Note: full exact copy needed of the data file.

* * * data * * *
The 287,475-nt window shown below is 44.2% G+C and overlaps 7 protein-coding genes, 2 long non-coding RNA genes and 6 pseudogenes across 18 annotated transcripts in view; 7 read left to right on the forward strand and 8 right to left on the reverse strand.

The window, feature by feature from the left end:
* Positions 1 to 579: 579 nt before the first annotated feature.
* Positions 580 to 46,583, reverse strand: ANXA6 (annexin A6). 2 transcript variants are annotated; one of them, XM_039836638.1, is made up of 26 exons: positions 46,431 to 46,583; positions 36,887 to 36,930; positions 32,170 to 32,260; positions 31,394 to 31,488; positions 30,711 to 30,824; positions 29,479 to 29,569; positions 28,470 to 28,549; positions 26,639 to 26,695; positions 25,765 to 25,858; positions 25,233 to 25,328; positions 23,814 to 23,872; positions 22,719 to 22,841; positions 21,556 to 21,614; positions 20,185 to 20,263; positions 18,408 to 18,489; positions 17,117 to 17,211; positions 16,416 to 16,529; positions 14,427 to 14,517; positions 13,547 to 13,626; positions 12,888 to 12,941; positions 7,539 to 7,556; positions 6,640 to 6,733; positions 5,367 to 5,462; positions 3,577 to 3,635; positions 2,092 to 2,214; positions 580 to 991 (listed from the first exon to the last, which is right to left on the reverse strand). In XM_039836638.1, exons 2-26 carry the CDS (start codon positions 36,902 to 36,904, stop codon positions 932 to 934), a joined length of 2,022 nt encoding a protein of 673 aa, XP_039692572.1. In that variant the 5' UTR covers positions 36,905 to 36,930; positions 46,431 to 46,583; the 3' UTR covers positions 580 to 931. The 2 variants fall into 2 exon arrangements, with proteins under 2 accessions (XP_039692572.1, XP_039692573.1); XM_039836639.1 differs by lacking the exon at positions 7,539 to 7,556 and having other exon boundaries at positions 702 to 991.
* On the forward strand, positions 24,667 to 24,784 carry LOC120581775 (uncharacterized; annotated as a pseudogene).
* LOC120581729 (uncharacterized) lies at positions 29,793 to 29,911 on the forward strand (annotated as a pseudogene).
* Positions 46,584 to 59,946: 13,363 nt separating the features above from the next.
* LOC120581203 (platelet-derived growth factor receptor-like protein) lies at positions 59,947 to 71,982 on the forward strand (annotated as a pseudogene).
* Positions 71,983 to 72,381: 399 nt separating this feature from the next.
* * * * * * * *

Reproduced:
The 287,475-nt window shown below is 44.2% G+C and overlaps 7 protein-coding genes, 2 long non-coding RNA genes and 6 pseudogenes across 18 annotated transcripts in view; 7 read left to right on the forward strand and 8 right to left on the reverse strand.

The window, feature by feature from the left end:
* Positions 1 to 579: 579 nt before the first annotated feature.
* Positions 580 to 46,583, reverse strand: ANXA6 (annexin A6). 2 transcript variants are annotated; one of them, XM_039836638.1, is made up of 26 exons: positions 46,431 to 46,583; positions 36,887 to 36,930; positions 32,170 to 32,260; positions 31,394 to 31,488; positions 30,711 to 30,824; positions 29,479 to 29,569; positions 28,470 to 28,549; positions 26,639 to 26,695; positions 25,765 to 25,858; positions 25,233 to 25,328; positions 23,814 to 23,872; positions 22,719 to 22,841; positions 21,556 to 21,614; positions 20,185 to 20,263; positions 18,408 to 18,489; positions 17,117 to 17,211; positions 16,416 to 16,529; positions 14,427 to 14,517; positions 13,547 to 13,626; positions 12,888 to 12,941; positions 7,539 to 7,556; positions 6,640 to 6,733; positions 5,367 to 5,462; positions 3,577 to 3,635; positions 2,092 to 2,214; positions 580 to 991 (listed from the first exon to the last, which is right to left on the reverse strand). In XM_039836638.1, exons 2-26 carry the CDS (start codon positions 36,902 to 36,904, stop codon positions 932 to 934), a joined length of 2,022 nt encoding a protein of 673 aa, XP_039692572.1. In that variant the 5' UTR covers positions 36,905 to 36,930; positions 46,431 to 46,583; the 3' UTR covers positions 580 to 931. The 2 variants fall into 2 exon arrangements, with proteins under 2 accessions (XP_039692572.1, XP_039692573.1); XM_039836639.1 differs by lacking the exon at positions 7,539 to 7,556 and having other exon boundaries at positions 702 to 991.
* On the forward strand, positions 24,667 to 24,784 carry LOC120581775 (uncharacterized; annotated as a pseudogene).
* LOC120581729 (uncharacterized) lies at positions 29,793 to 29,911 on the forward strand (annotated as a pseudogene).
* Positions 46,584 to 59,946: 13,363 nt separating the features above from the next.
* LOC120581203 (platelet-derived growth factor receptor-like protein) lies at positions 59,947 to 71,982 on the forward strand (annotated as a pseudogene).
* Positions 71,983 to 72,381: 399 nt separating this feature from the next.